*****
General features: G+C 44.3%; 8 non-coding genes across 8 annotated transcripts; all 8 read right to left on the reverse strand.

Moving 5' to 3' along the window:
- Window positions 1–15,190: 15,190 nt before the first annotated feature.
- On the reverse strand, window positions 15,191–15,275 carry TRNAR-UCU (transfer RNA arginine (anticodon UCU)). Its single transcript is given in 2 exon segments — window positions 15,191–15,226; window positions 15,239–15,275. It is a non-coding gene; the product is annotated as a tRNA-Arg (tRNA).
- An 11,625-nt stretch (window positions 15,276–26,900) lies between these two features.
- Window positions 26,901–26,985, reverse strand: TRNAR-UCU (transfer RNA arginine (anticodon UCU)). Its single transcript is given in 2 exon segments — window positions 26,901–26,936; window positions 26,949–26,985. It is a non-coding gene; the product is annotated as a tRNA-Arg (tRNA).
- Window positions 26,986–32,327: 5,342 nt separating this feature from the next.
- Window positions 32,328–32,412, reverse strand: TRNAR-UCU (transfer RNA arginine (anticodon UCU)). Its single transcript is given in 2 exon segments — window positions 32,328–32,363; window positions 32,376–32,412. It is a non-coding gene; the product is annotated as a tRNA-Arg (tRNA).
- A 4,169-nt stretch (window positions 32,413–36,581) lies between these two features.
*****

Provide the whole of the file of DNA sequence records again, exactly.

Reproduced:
General features: G+C 44.3%; 8 non-coding genes across 8 annotated transcripts; all 8 read right to left on the reverse strand.

Moving 5' to 3' along the window:
- Window positions 1–15,190: 15,190 nt before the first annotated feature.
- On the reverse strand, window positions 15,191–15,275 carry TRNAR-UCU (transfer RNA arginine (anticodon UCU)). Its single transcript is given in 2 exon segments — window positions 15,191–15,226; window positions 15,239–15,275. It is a non-coding gene; the product is annotated as a tRNA-Arg (tRNA).
- An 11,625-nt stretch (window positions 15,276–26,900) lies between these two features.
- Window positions 26,901–26,985, reverse strand: TRNAR-UCU (transfer RNA arginine (anticodon UCU)). Its single transcript is given in 2 exon segments — window positions 26,901–26,936; window positions 26,949–26,985. It is a non-coding gene; the product is annotated as a tRNA-Arg (tRNA).
- Window positions 26,986–32,327: 5,342 nt separating this feature from the next.
- Window positions 32,328–32,412, reverse strand: TRNAR-UCU (transfer RNA arginine (anticodon UCU)). Its single transcript is given in 2 exon segments — window positions 32,328–32,363; window positions 32,376–32,412. It is a non-coding gene; the product is annotated as a tRNA-Arg (tRNA).
- A 4,169-nt stretch (window positions 32,413–36,581) lies between these two features.